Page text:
Shot largely in natural light, the look of this edgy indie drama was enhanced with anamorphic adapter and an imaging app.
This article originally appeared in AC February, 2015. Some photos are additional or alternate.
After the world premiere of Tangerine at Sundance, a collective gasp rose from the audience when director/writer/editor Sean Baker revealed that the widescreen movie had been shot entirely on three iPhone 5Ss. “We decided, let’s go for something very different with the look,” said the L.A.-based hyphenate, who also shared cinematography credit with his longtime collaborator, Radium Cheung, HKSC. The festival was soon buzzing about the project's technical novelty, as well as its humor and heart.
At its essence, Tangerine is a story of two transgender girlfriends who work the streets of L.A. It’s the day before Christmas, and Sin-Dee Rella (Kitana Kiki Rodriguez) has just returned from a month in jail. When her friend Alexandra (Mya Taylor) lets slip that Sin-Dee’s pimp-boyfriend, Chester (James Ransone), has been sleeping with “a fish” (a biological female), she dials up the histrionics and vows to track them down for a confrontation. The prostitutes scour the neighborhood, Sin-Dee on the hunt and Alexandra handing out flyers promoting her singing engagement that night. Meanwhile, in a seemingly unrelated plotline, the film follows an Armenian cab driver, Razmik (Karren Karagulian), as he picks up motley fares throughout the day. It turns out this married father is very much on a first-name basis with these working girls. The two stories converge in a screwball blowout at Donut Time, Chester’s unofficial office.
Baker and co-writer Chris Bergoch developed the story in close collaboration with Taylor and Rodriguez, who served as their conduit to the world of transgender prostitution around the Hollywood intersection of Santa Monica Boulevard and Highland Avenue. (The film was largely cast from this pool of pros.) In a Q&A at the Sundance premiere, Taylor recalled mentioning two stipulations: The film should be “brutally real,” showing what these girls endure on a daily basis, and it should be funny, “because I want to be entertained, and the girls want to be entertained, and this should be a movie for them as well.”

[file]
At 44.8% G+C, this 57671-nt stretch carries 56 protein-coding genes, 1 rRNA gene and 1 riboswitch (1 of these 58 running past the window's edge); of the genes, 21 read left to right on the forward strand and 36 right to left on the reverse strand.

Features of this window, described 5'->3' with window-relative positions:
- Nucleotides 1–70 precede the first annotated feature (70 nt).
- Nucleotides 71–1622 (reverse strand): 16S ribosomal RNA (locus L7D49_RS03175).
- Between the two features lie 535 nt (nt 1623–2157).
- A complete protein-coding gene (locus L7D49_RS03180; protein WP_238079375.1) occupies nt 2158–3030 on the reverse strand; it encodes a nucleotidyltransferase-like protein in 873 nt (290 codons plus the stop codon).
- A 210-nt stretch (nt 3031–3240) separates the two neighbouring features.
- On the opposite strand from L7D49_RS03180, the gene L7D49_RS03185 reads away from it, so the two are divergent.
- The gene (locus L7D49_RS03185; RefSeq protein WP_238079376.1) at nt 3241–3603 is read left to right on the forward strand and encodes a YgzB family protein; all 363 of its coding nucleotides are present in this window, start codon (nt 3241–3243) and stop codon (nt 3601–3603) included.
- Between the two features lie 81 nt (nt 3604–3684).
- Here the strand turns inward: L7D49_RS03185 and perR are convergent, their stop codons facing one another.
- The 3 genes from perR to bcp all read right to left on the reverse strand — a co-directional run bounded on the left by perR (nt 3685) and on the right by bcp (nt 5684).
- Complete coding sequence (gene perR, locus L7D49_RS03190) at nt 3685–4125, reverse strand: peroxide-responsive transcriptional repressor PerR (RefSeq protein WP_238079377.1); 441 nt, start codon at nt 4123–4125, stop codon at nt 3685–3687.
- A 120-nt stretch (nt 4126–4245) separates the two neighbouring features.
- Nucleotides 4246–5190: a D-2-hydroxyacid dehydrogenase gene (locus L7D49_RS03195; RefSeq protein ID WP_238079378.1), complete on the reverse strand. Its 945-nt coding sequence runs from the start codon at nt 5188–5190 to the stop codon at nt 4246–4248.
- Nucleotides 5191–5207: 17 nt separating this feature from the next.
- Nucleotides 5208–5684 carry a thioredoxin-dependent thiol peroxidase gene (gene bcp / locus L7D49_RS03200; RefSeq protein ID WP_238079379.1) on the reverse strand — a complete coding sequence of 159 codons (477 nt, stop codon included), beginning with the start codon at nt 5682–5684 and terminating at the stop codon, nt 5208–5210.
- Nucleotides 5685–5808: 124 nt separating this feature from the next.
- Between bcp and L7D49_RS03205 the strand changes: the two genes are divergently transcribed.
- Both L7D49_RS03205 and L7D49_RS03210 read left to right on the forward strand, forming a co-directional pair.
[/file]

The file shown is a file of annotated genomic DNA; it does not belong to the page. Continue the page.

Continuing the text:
Baker knew this would be a no-budget production, as films about transgender characters tend to be a hard sell to financiers. (Even Apple politely told them, “We wish you luck,” according to the producer.) What’s more, this was Baker’s fifth feature, “so I couldn’t be calling in favors anymore,” says the director, whose previous features include Prince of Broadway, Take Out and Starlet. Baker says he appreciates the look of today’s DSLRs, “but we wanted to separate ourselves from the pack.”
When Baker told Cheung that the budget would only permit shooting with mobile phones, “I almost hung up on him,” admits the cinematographer, who has worked with Baker for several years and made the transition from gaffer to director of photography on Baker’s 2012 effort, Starlet.
The iPhone 5S camera upgrade was an enticement, but what really convinced the filmmakers of its feasibility was a particular Kickstarter campaign. Moondog Labs, a lens developer in Rochester, N.Y., had just started fundraising for a 1.33x anamorphic adapter for the iPhone 5/5S. The $160 device clamps onto the phone and squeezes a 30-percent wider image onto the sensor, whose native video is captured in 16:9. Not only does it enable a 2.40:1 aspect ratio after a desqueeze in Final Cut Pro or Handbrake, but it also offers anamorphic touches such as horizontal flares, which Tangerine uses to great effect. “I wouldn’t have made the film without that adapter,” says Baker. “It really elevated the look.”
Moondog sent them three prototypes, each one modifying the iPhone lens to approximate a 24mm. Tangerinewas shot entirely at this focal length, giving it a distinctive look that happens to be the complete opposite of Baker’s norm. Starlet, for instance, took an observational approach and made heavy use of telephoto lenses. Tangerine’s wide-angle close-ups are in your face — which is completely in line with the high-voltage characters. “Aesthetically, it worked to enhance the way we were covering our subjects, which was almost a happy accident and something I’m very grateful for,” says Baker. “It brings the audience closer to these characters. Empathy is the most important thing, allowing the audience to experience this stuff with them. That’s why we went with this style, to immerse you in the hardship and chaos of the area.”
Using the third iteration of Filmic Pro, the filmmakers could manually lock in focus, color temperature, exposure and more. “Once you lock those, you roll and shoot,” says Cheung. “You can’t pull focus; you can’t change exposure.” On the downside, not being able to push in from a wide to a close-up meant all close-ups had to be staged as separate shots. But the few times they chose not to lock focus and exposure, they regretted it. “You can actually see some of the jumps as the camera looks for its focal point,” Baker says.